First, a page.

Cold Spring Harbor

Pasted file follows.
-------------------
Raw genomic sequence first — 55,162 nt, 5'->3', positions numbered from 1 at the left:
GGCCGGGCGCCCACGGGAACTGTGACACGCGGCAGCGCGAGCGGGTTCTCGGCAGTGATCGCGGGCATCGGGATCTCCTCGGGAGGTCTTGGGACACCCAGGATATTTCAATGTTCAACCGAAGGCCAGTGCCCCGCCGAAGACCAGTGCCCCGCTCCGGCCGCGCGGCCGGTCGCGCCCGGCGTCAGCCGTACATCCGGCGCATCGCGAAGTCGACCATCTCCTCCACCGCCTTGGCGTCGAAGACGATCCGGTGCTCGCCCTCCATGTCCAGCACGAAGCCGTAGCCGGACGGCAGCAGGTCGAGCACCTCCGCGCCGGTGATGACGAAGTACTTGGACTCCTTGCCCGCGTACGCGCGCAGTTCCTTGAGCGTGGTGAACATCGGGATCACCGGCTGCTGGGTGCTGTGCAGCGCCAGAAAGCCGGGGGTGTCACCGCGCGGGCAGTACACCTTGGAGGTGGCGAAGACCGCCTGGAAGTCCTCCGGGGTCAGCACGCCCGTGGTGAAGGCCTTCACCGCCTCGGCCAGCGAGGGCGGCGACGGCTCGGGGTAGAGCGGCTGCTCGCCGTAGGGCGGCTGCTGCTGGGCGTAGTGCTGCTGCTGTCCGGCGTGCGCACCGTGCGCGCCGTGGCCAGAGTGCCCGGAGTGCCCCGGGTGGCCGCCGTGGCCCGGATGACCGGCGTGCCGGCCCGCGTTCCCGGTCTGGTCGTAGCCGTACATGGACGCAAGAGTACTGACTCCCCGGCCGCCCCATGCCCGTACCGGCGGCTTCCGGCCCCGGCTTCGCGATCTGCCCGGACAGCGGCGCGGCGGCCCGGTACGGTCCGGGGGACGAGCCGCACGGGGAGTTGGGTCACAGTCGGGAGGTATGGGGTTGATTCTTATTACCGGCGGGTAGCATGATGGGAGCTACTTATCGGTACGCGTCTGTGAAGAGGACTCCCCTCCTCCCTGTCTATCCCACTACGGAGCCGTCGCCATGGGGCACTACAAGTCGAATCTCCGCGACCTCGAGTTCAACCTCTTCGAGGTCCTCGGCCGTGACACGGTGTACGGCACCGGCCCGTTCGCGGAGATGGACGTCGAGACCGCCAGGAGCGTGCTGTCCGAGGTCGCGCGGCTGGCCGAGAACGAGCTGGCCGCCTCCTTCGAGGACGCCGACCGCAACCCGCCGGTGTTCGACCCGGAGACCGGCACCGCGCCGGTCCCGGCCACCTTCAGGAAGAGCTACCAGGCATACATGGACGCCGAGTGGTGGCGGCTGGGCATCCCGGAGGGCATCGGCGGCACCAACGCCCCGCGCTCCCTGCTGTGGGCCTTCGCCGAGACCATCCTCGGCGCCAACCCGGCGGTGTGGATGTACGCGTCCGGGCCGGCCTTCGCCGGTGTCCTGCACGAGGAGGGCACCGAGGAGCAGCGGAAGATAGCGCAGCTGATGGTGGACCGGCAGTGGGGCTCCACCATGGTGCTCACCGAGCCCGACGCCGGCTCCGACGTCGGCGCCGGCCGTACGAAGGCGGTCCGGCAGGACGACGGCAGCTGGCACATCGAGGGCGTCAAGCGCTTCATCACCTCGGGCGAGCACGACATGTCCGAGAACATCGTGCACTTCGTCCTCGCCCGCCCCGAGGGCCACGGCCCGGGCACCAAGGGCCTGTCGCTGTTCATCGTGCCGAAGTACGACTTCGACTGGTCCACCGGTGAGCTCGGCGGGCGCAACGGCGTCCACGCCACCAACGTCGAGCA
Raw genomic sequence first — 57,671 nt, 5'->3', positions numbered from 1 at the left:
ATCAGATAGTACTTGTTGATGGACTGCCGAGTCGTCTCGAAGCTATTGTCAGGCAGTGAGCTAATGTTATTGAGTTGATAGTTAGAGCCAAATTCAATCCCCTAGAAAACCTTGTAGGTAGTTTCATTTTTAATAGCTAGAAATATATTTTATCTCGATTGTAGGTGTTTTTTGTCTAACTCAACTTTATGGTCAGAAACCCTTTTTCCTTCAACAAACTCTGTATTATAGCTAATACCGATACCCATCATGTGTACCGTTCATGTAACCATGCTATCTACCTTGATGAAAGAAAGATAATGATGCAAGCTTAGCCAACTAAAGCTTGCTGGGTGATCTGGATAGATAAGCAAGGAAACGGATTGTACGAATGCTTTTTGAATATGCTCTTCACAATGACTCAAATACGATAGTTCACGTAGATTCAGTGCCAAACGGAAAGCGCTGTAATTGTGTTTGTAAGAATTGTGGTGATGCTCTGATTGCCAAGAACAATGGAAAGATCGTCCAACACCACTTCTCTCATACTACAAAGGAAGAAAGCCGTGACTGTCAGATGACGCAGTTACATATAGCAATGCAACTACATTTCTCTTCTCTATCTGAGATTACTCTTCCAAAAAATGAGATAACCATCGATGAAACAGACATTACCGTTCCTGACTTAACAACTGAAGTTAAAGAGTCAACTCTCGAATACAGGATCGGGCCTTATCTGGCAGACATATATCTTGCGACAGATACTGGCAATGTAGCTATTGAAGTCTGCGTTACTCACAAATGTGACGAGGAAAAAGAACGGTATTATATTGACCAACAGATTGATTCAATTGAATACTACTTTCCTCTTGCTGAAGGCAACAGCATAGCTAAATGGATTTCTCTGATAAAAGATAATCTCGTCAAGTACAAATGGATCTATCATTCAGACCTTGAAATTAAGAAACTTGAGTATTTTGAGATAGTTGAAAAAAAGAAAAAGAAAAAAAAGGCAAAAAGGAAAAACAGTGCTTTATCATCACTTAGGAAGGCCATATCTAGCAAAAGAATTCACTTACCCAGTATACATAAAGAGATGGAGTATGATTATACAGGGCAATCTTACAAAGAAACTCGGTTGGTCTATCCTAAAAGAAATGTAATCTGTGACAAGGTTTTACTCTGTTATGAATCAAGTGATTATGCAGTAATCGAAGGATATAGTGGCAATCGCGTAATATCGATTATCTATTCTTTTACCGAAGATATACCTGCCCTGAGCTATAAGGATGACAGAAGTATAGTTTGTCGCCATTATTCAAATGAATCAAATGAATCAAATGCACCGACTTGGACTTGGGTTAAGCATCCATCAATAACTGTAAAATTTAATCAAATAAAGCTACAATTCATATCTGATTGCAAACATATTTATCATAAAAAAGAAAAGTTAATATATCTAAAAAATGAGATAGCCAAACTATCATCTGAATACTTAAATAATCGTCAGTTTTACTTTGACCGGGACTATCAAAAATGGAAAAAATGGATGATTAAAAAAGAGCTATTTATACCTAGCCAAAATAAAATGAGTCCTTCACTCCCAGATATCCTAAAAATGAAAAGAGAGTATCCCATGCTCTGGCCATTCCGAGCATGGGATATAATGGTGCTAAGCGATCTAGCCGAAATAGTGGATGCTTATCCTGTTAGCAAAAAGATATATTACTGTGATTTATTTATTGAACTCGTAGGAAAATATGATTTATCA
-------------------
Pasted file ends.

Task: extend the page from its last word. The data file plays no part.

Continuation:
Billy Joel had been looking for his way into the music business. He'd released several obscure albums with The Hassles and Attila before settling down as a singer/songwriter for a small label, which—due to a mastering error—released his debut album at the wrong speed. In 1983, Columbia Records issued a "corrected" version that played at the correct speed, but it had been remixed and edited without Joel's participation. Despite this unusual beginning, Cold Spring Harbor captures a talented songwriter making a singer/songwriter album at a time—1971—when many other young men and women were doing the same. "She's Got a Way" eventually became a hit in a live version from Songs in the Attic, while songs like "Falling of the Rain," "Turn Around," and "You Can Make Me Free" (cut down from 5:40 to 2:56 in the remaster) sit beautifully alongside the works of Elton John, James Taylor, and other contemporaries. "Everybody Loves You Now" has that cynical Joel eye. The lyrics to "Tomorrow Is Today" were partly taken from a suicide note Joel had written during those days.